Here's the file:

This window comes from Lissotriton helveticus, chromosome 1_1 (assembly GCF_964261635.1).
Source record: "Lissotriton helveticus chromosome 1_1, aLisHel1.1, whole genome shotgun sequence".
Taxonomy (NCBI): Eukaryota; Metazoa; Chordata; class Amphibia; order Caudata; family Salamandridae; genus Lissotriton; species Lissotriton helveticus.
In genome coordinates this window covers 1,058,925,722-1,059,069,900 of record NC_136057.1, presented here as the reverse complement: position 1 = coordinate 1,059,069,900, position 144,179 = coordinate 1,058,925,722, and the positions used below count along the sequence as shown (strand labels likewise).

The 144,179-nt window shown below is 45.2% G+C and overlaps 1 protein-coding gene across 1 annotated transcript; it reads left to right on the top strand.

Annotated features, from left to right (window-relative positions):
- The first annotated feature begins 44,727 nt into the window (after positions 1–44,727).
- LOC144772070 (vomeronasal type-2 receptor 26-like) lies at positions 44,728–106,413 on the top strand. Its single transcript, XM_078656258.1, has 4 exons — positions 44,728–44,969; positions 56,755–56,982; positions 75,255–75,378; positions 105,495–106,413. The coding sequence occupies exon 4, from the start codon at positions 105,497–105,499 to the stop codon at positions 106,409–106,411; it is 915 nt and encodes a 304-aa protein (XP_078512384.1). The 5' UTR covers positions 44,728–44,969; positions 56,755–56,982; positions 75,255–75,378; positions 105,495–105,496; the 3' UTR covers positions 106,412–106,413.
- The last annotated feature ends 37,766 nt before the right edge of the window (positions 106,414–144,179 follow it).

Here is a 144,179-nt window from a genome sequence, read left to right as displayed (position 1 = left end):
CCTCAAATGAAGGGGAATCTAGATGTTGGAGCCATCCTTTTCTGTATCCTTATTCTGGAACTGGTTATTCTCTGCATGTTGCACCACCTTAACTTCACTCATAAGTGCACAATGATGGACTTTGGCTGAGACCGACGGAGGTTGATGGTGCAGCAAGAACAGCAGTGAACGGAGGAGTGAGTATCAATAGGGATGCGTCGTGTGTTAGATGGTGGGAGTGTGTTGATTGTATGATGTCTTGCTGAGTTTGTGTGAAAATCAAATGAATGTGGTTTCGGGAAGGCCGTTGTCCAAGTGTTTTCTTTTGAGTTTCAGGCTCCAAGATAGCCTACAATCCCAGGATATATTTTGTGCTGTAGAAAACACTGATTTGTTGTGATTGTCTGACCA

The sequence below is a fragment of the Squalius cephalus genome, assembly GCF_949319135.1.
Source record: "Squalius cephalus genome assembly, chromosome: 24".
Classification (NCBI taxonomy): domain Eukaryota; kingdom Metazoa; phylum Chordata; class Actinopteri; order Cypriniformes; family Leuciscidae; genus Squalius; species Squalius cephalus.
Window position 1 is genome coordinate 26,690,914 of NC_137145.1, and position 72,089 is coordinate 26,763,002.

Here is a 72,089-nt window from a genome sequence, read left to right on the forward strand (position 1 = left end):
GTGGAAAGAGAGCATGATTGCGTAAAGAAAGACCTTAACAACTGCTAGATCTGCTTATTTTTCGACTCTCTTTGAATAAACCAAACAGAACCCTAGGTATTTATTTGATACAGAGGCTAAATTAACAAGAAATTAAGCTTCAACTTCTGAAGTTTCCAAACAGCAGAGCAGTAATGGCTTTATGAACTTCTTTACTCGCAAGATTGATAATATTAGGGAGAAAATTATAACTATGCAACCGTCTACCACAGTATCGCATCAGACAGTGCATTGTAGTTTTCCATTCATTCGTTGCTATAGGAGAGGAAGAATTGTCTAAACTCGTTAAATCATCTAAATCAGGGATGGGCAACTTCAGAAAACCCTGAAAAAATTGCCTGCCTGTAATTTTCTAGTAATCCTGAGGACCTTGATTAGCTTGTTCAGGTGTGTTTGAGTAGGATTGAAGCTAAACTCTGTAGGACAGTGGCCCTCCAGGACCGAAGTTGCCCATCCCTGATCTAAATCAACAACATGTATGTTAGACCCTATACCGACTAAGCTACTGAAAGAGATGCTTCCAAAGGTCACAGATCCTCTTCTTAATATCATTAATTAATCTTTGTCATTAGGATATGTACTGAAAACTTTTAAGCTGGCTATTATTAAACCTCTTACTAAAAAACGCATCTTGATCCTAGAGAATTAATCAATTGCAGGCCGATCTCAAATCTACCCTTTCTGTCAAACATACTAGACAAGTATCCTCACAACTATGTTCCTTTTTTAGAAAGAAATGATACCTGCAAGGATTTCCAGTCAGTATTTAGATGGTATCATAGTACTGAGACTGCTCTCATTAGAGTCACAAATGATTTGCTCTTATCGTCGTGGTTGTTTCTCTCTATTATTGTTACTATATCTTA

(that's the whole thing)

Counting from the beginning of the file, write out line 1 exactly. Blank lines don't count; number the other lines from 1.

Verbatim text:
This window comes from Lissotriton helveticus, chromosome 1_1 (assembly GCF_964261635.1).